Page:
So you’ve moved home, you have the keys, you’re in, and the kettle and mugs have been unpacked. Sure, you’ve got boxes here, there and everywhere, but at least you’ve finally moved and are happy!
It’s time to start a new chapter in the house of your dreams. But, you don’t want the dream to turn sour, so we suggest that after making a cup of tea and getting settled in, you should do some standard safety checks.
Why? Because you need to ensure your home is safe and isn’t going to cause you any issues.
So, what should you be checking? Well, we’ve put together a list of seven safety checks you should make when you move into your new home.
- Check the Windows and Doors
First things first, safety and security go hand in hand. Walk around your property and look at the windows and doors, noting whether they have safety catches on them or security locks. If they haven’t, put it on your urgent “to do” list. With your external doors, many new occupiers choose to change the locks as you never know where a spare key has gone in the past.
Top Tip: Write a list and work through it methodically – it’ll save you time in the long run!
- Check the Water and Electrics
Now, this really is something you should do as soon as possible. Even if your property is brand-spanking-new, you need to know it is as safe as houses.
- Look for the stop cock
- Note where the fuse box is
Should you need to take action in an emergency, you should know where important things are located. You should also look at the plug sockets and wiring to make sure all is correct.
Top Tip: If any work needs doing, you may need to get a more competent, professional tradesperson to help you – particularly with the electrics.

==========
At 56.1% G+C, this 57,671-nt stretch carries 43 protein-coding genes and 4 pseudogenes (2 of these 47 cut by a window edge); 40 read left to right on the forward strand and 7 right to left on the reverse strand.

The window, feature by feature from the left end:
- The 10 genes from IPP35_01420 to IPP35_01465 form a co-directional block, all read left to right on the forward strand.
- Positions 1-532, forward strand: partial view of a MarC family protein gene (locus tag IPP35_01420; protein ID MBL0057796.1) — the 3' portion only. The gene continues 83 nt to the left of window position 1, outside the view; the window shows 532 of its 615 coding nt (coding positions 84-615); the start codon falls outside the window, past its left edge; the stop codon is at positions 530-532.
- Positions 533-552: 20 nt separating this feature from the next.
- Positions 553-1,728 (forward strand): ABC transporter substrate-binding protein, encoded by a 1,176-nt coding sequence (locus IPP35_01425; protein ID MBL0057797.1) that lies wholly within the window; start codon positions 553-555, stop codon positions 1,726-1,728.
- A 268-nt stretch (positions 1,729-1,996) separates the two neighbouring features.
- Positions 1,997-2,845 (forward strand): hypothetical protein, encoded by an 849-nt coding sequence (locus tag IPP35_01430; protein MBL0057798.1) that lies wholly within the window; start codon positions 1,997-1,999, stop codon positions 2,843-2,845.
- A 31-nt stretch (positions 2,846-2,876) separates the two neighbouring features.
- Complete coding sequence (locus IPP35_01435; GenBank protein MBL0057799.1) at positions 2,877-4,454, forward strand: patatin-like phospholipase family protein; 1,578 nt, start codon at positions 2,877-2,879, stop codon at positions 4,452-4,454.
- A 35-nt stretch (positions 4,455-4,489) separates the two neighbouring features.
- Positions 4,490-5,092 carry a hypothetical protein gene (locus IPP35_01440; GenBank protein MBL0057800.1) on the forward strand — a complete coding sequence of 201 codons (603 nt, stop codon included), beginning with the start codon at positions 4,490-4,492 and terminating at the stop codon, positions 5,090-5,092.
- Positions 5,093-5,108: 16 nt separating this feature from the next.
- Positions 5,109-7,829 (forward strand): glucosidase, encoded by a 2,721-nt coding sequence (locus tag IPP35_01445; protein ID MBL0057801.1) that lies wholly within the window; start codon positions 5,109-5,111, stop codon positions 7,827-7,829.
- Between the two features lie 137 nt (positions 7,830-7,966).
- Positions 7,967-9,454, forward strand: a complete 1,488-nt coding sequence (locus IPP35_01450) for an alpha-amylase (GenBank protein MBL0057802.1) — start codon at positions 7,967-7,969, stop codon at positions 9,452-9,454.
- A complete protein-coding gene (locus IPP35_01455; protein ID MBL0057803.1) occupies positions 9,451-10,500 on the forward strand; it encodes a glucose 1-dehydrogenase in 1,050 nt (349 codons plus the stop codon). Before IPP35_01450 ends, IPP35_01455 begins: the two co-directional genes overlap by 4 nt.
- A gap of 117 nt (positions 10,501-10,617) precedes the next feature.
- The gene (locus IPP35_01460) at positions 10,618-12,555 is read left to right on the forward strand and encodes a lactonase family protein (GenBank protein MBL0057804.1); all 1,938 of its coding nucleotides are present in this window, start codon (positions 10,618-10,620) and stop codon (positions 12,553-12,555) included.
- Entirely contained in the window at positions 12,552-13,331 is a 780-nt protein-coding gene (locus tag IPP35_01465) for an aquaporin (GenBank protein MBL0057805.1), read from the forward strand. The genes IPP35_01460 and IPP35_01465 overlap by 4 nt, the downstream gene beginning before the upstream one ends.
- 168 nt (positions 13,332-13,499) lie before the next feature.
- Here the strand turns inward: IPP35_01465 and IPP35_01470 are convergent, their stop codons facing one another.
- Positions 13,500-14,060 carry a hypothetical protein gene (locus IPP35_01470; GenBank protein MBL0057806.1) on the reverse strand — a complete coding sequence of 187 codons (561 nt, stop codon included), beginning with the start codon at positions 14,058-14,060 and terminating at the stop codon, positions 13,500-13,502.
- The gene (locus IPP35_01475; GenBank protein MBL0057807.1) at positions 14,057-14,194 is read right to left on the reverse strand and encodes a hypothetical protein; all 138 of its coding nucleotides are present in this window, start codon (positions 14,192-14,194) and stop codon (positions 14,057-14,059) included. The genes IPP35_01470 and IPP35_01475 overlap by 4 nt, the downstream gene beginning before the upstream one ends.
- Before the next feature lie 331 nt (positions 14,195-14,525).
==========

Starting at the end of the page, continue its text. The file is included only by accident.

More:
- Check the Appliances
Your new home may have appliances already in-situ. A washing machine, for example, or an oven. It saves you time and expense, of course, but you should check them over to ensure they are safe to use.
Top Tip: When you’re looking around a potential new home, you should always ask to see the appliances working if they are included.
- Look Around the Garden
Look at those roses there, and that lovely fence, oh and that old tree in the corner. But wait. Is your new garden actually safe?
- Are your little ones going to be able to toddle through the gate?
- Will they know the dangers of the small pond?
- Is that old tree safe, or should you get someone in to assess it and lop a few rotten branches off if necessary?
- Are there gaps in hedges where your dog could escape?
Top Tip: Do a complete audit of the garden. It’s better to spend an hour checking everything than spending a lot longer having to deal with an emergency.
- Is the House Childproof?
We don’t need to explain why child safety should be paramount. You should walk around the house to ensure everything is in place to help keep your children safe. This includes safety catches on cupboards, padlocks on areas where things like cleaning products are stored, locks on front and back doors and side gates and stairgates.
Top Tip: Little people are curious and will stick their fingers in everything! Most hardware stores carry home safety packs that include plug socket covers and cupboard catches. Keep a spare set so you are always prepared.
- Check the Smoke Alarms
Safety is a priority, and alarms alert you to danger. Make sure there are working batteries in the smoke alarms and in the carbon monoxide alarm. If it is a wired-in smoke alarm, test it. Make sure your family know what they are for, what they sound like and what they should do if they hear them.
Top Tip: Test all your alarms monthly without fail.
- Plan an Emergency Escape Route
You’ve done all the safety checks but, what happens if something goes wrong and you need to get out of your property? You should plan how you and your family will escape from the house in an emergency. You need to think about routes and who is responsible for whom, and where to meet up when you’re outside.
Top Tip: Having a plan can save you time, and in an emergency, time is of the essence. Make sure the whole family knows the plan and practice it if you need to.